Today I want to tell you a bit about Spelt and give you this recipe of a Spelt sourdough bread made with rye and wheat sourdough. A bread with a special soury, nutty and sweet taste and with unique properties given by this special grain.
T. spelta is part of the wheat family (Triticum). This grain started to be grown in southern Germany since the year 4000 bc, but there is evidence that it started to be grown in Asia from 7000 bc. Today, it is popular in northern Europe, specially Germany, Switzerland and France.
Spelt is characterized by having high amounts of protein (17%), a moderatelly strong gluten quality but not so elastic. It is usually recommende to mix the spelt flour with normal wheat (T. aestivus) or other wheats that give a strong gluten if you’d like to have as a result a bread with a non-compact structure.
Comparing it to common wheat, spelt has a higher carbohydrate, protein, fibre, vitamin B1 and B2, plus a higher amount of minerals and aminoacid content. It provides a sweet and nutty taste to bread. It is highly soluble in water and easy to digest.
A special property is that the grain has a very strong skin, dificult to eliminate providing a high resistance to plagues and diseases, making it an ideal cereal for ecological growth, due to its natural resistance without the need to use transgenic seeds or pesticides.
Spelt is therefore the most ancient wheat grain, with no genetic modifications since its use, a high resistance to plagues, perfect for ecological growth, with excellent nutritional properties and which also provides a unique taste to bread.
So, what are you waiting for? Go buy it and bake this delicious bread. It goes really well with strong cheeses with umami taste and honey and sweet marmalades. This bread has to sourdoughs, common wheat flour (95), rye flour (9%) and 82% spelt flour. This flour I bought in August in Copenhague. It comes from an ecological growth and the grain comes from the recovery of ancient grains since 1994 that have returned from Switzerland to the biodynamic and organic farmers in Denmark. A bread whose taste makes us travel in time.
Ingredients. Makes 1,5 kg. Hydration 68%.
- 150 gr rye sourdough hydrated 100%
- 150 gr common wheat sourdough hydrated 100%
- 732 gr spelt flour
- 450 gr water
- 18 gr salt
- The day before start feeding your sourdoughs to render a bit more than 150 gr so that yoou in the fridge for future breads.
Rememeber that every sourdough starter is unique and will be needing from different times after each fed. So you must calculate with enough time how much you’ll have to feed it with, from which time up to what time, etc. so that when you want to start with the bread the next day it will be at its maximum volume and ready to use.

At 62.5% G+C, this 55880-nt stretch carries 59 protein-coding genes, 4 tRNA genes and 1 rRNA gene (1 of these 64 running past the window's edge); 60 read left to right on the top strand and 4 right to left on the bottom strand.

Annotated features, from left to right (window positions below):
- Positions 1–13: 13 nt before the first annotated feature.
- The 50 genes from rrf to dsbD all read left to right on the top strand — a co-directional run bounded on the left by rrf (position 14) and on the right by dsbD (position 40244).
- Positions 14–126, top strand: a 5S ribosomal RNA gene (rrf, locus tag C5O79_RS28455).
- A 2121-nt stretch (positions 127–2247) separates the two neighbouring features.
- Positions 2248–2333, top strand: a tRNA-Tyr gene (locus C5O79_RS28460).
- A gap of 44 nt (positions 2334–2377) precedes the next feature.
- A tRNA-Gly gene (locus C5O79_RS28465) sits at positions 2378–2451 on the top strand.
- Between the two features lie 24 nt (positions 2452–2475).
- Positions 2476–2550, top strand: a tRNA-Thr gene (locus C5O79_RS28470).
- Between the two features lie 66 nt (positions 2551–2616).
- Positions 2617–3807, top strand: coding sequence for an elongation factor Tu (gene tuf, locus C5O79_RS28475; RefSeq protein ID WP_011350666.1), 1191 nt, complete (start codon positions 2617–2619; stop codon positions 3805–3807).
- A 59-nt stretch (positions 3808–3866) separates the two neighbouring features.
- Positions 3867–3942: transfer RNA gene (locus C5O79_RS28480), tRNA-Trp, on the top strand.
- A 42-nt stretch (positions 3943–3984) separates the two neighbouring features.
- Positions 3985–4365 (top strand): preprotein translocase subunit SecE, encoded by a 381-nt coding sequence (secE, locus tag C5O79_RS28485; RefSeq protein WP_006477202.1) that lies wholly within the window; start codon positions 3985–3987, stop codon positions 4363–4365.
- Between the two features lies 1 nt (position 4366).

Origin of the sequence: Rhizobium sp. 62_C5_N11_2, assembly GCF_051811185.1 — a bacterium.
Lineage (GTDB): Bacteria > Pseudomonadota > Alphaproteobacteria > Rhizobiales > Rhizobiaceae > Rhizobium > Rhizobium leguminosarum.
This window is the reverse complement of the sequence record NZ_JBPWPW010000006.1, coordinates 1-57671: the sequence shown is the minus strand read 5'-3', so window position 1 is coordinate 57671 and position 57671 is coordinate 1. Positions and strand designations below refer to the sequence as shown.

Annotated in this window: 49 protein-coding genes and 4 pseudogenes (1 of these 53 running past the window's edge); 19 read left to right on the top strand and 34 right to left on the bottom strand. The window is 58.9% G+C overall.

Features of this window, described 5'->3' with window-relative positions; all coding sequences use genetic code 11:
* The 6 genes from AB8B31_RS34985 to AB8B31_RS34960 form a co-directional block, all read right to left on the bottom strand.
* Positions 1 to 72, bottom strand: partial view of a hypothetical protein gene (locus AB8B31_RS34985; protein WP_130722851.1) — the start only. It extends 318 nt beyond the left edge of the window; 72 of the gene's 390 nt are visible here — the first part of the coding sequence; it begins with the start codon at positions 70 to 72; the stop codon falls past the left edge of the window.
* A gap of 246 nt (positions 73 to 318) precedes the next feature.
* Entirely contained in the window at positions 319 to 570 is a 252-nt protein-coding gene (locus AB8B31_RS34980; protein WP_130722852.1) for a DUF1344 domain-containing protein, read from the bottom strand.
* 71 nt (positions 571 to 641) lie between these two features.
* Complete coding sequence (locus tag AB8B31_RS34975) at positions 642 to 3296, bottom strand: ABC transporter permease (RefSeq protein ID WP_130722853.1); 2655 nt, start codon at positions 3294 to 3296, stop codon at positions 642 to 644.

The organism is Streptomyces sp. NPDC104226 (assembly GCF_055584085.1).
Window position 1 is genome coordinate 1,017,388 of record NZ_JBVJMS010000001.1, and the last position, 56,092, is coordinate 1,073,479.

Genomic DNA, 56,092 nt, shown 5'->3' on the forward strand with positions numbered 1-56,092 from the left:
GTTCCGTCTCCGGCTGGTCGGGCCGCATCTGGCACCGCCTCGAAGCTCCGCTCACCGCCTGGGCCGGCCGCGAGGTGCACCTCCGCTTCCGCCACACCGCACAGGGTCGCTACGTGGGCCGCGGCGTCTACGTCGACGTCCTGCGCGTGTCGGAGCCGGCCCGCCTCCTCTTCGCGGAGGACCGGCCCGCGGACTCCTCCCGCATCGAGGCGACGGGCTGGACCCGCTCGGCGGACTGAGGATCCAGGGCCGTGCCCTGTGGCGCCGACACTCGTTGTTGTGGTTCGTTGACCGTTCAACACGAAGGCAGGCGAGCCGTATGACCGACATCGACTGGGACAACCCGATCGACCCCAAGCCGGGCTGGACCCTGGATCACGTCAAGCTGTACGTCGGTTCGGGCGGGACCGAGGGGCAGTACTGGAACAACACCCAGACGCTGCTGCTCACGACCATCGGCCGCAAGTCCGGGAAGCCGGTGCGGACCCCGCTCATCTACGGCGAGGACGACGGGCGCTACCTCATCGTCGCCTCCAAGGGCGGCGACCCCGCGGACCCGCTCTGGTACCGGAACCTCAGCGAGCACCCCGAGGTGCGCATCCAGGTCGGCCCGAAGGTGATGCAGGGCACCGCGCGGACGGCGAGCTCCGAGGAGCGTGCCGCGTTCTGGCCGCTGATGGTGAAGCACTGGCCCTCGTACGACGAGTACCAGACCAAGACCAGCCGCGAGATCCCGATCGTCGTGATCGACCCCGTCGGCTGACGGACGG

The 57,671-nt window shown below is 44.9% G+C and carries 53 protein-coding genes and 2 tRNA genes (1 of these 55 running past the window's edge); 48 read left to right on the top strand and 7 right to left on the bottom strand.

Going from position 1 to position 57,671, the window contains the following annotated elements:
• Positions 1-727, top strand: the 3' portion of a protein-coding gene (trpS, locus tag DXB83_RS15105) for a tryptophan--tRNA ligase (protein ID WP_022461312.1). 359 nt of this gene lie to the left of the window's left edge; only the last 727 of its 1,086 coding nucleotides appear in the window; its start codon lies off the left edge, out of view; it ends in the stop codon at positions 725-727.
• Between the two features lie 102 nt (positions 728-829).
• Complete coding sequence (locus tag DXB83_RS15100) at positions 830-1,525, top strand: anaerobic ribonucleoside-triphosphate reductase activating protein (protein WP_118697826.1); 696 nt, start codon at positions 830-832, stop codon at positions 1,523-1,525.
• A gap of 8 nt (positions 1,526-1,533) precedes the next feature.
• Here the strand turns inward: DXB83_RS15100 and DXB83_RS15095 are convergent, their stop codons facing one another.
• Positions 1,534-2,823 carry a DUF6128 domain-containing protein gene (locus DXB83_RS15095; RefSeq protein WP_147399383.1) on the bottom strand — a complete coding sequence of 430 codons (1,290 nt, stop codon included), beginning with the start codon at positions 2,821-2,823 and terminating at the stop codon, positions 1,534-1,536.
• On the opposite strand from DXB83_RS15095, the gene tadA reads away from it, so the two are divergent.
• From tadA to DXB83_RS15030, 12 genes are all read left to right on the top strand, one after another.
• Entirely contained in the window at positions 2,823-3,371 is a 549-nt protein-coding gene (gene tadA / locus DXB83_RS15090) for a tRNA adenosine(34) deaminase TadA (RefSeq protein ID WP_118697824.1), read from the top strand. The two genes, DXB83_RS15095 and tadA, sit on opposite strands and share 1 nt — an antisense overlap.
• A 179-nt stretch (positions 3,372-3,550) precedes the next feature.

- Mix both startes with the water, using a hand whisker.
- Add the spelt flour and mix well with both hands until there are no lumps in the dough.
- Leave 20-30 minutes. Autolisis.
- Add the salt and knead on a lightly oiled surface. You can add a bit of oil to your hands to prevent the dough from sticking.
- The kneading should be short, 10-20 seconds and let it rest for 10 minutes, 20, 30, 1 hour.
- Window-pane test. If the dough is ready, form a ball and let it rest covered in a lightly oiled bowl until it doubles its volume.
- Divide the dough into the amount of breads you’d like to make. I prepared a 1 kg batard and a 500 gr ball. Let it rest 10 minutes before shaping.
- Shape the ball in a surface with no oil or flour because we want to generate surface tension on the bottom of it so that it grows well during the second fermentation phase.
- Place in a bread basket with flour and rest until it doubles its volume. To make the batard, take a look at these two videos, the last one also shows how to shape the ball.
- Cuando ya han doblado volumen, precalentar el horno a 235ºC durante media hora.
- Pondremos la masa sobre una bandeja, sobre la que habremos puesto una lámina de papel de hornear con harina. Realizamos los cortes rápidamente con un buen cuchillo o cuchilla de afeitar.
- Meteremos el pan en el horno, deslizando la masa sobre la bandeja o piedra caliente del horno.
- Durante los primeros 12 minutos de horneado abrir un poco la puerta del horno cada dos minutos y con un vaporizador echar agua sobre las paredes del horno.
Ésto se hace para que la masa no se seque, tenga capacidad de expansión y también para la generación de una corteza más fina. Si quieres un pan más rústico, puedes prescindir de él o hacerlo menos seguido.
- Después de los 12 minutos, bajamos la temperatura a 220ºC, y horneamos durante 35-40 minutos más.
- Al finalizar la cocción, comprobaremos que la base del pan suena a hueco. Ésto indica que se ha secado debidamente.
- Poner sobre una rejilla durante por lo menos una hora.
- Cortar, comer, disfrutar!!